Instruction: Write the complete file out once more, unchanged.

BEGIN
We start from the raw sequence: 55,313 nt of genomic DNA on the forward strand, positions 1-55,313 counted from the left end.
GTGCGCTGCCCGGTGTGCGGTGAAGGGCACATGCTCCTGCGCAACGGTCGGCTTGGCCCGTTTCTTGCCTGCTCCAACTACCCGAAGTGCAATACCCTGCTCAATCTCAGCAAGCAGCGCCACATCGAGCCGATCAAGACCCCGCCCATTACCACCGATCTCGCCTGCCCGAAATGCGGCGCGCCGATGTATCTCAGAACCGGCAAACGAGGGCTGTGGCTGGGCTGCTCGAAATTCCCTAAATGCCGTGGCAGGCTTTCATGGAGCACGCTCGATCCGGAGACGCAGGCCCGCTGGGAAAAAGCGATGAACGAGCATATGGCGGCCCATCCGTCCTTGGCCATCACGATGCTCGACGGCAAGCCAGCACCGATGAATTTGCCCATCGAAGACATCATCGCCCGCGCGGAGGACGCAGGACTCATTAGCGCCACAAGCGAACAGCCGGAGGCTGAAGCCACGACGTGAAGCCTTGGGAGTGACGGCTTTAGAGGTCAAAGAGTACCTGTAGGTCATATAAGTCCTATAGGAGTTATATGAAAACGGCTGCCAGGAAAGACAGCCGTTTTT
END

We start from the raw sequence: 55,313 nt of genomic DNA on the forward strand, positions 1-55,313 counted from the left end.
GTGCGCTGCCCGGTGTGCGGTGAAGGGCACATGCTCCTGCGCAACGGTCGGCTTGGCCCGTTTCTTGCCTGCTCCAACTACCCGAAGTGCAATACCCTGCTCAATCTCAGCAAGCAGCGCCACATCGAGCCGATCAAGACCCCGCCCATTACCACCGATCTCGCCTGCCCGAAATGCGGCGCGCCGATGTATCTCAGAACCGGCAAACGAGGGCTGTGGCTGGGCTGCTCGAAATTCCCTAAATGCCGTGGCAGGCTTTCATGGAGCACGCTCGATCCGGAGACGCAGGCCCGCTGGGAAAAAGCGATGAACGAGCATATGGCGGCCCATCCGTCCTTGGCCATCACGATGCTCGACGGCAAGCCAGCACCGATGAATTTGCCCATCGAAGACATCATCGCCCGCGCGGAGGACGCAGGACTCATTAGCGCCACAAGCGAACAGCCGGAGGCTGAAGCCACGACGTGAAGCCTTGGGAGTGACGGCTTTAGAGGTCAAAGAGTACCTGTAGGTCATATAAGTCCTATAGGAGTTATATGAAAACGGCTGCCAGGAAAGACAGCCGTTTTT